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Primary vs. Secondary Sources
Many instructors ask you to use primary sources in your research.
You can think of primary sources as those delivering the information "straight from the horse's mouth."
In Psychology research, these primary sources are usually scholarly articles reporting on original research. They are considered primary sources, because the people who wrote the article are the ones who did the research, and they are reporting directly on their own results. They usually publish their articles in scholarly journals, such as Journal of Clinical Psychology.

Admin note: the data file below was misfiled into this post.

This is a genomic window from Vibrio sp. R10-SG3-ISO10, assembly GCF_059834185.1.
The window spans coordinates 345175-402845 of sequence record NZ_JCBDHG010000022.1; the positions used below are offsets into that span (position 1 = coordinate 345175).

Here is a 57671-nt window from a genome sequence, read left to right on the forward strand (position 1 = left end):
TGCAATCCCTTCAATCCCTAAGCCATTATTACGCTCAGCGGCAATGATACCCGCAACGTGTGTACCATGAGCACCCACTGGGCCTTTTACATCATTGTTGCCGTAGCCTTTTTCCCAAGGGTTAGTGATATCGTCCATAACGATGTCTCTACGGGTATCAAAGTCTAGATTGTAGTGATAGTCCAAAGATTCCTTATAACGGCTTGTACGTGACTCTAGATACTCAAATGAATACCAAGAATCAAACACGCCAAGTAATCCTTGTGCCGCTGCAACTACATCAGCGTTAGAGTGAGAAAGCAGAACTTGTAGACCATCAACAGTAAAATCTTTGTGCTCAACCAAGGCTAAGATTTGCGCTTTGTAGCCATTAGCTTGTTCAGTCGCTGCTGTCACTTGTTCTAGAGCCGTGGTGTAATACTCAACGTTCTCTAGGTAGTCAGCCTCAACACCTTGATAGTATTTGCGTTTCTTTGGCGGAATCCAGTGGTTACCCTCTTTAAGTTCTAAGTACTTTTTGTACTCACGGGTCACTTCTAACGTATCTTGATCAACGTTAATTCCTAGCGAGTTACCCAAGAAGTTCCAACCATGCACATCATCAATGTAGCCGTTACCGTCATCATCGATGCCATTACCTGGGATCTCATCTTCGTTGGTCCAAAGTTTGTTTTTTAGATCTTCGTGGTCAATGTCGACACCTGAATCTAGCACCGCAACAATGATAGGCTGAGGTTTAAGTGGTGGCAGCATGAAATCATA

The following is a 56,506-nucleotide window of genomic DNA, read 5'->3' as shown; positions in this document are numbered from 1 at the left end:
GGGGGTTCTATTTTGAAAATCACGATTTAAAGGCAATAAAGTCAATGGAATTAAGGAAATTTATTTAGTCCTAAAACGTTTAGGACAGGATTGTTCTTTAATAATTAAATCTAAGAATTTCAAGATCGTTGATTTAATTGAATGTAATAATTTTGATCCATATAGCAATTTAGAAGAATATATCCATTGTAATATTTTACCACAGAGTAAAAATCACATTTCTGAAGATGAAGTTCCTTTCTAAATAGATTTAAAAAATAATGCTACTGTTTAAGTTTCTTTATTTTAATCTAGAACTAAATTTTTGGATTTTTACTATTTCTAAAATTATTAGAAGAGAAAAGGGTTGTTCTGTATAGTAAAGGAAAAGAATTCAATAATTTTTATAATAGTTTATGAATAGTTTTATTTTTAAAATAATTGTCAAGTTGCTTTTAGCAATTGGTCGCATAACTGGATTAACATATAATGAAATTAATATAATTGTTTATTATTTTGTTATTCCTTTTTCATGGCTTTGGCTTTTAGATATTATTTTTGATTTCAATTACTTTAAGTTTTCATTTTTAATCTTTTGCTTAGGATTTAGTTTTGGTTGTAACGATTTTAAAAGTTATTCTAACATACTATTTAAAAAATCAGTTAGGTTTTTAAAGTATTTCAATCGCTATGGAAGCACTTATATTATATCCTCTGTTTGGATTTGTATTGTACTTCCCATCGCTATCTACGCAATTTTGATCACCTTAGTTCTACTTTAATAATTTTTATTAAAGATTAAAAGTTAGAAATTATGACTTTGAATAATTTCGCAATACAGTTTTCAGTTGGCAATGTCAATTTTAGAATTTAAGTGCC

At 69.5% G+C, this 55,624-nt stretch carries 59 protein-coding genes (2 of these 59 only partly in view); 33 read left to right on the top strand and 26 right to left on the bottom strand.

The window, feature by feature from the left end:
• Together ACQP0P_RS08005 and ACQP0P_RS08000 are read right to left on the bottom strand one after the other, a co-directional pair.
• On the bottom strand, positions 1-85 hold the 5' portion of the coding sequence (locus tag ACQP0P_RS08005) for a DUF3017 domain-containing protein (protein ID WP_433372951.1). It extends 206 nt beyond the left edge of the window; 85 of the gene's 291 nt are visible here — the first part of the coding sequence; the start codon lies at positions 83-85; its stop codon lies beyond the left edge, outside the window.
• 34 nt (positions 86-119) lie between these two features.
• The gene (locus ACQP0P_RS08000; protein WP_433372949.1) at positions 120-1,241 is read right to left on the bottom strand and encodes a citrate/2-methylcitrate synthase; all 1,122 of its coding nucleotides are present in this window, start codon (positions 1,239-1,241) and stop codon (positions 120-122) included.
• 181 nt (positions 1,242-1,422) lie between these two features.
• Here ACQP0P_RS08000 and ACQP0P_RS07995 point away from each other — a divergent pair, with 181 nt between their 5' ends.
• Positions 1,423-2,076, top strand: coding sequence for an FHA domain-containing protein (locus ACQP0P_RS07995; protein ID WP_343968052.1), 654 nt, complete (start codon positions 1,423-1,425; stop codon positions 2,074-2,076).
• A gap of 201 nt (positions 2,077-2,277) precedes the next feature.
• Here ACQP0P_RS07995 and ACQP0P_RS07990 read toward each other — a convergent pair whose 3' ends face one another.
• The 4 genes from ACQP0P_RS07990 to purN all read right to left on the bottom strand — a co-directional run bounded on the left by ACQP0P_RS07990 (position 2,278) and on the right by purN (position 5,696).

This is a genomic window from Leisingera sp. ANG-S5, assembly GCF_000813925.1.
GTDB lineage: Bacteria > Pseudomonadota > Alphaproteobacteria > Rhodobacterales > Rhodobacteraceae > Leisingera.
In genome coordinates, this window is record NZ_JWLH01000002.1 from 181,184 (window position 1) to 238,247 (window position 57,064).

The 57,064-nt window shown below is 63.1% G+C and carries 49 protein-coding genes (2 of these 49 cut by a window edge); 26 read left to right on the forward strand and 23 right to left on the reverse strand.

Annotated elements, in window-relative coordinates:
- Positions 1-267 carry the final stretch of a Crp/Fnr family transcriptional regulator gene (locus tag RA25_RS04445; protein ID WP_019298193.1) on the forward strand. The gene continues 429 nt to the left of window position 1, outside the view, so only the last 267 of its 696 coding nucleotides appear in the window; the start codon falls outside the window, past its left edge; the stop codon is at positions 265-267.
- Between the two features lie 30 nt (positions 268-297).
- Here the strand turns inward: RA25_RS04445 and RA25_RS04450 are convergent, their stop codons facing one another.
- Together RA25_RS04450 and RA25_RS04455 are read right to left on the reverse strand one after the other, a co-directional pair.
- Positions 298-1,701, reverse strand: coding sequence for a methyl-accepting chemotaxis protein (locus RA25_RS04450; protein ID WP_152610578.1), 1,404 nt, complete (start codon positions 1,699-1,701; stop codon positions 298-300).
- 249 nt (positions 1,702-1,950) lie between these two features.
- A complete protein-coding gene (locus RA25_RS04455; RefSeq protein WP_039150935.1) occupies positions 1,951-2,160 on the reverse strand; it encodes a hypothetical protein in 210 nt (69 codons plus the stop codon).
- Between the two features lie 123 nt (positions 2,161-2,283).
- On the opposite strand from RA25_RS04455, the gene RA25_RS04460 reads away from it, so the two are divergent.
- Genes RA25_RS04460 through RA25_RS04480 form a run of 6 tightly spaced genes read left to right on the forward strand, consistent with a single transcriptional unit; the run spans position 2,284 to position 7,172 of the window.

(Of course, if you are reporting on research that you did yourself, such as results from a survey or questionnaire, your data would be a primary source, too!)
Popular magazines and newspapers often report on these scholarly articles. They rephrase the terminology to make it easier for a general audience to read, and they skip a lot of the details. These reports are considered to be secondary sources, because you are not getting the information directly from the person or persons who did the research.
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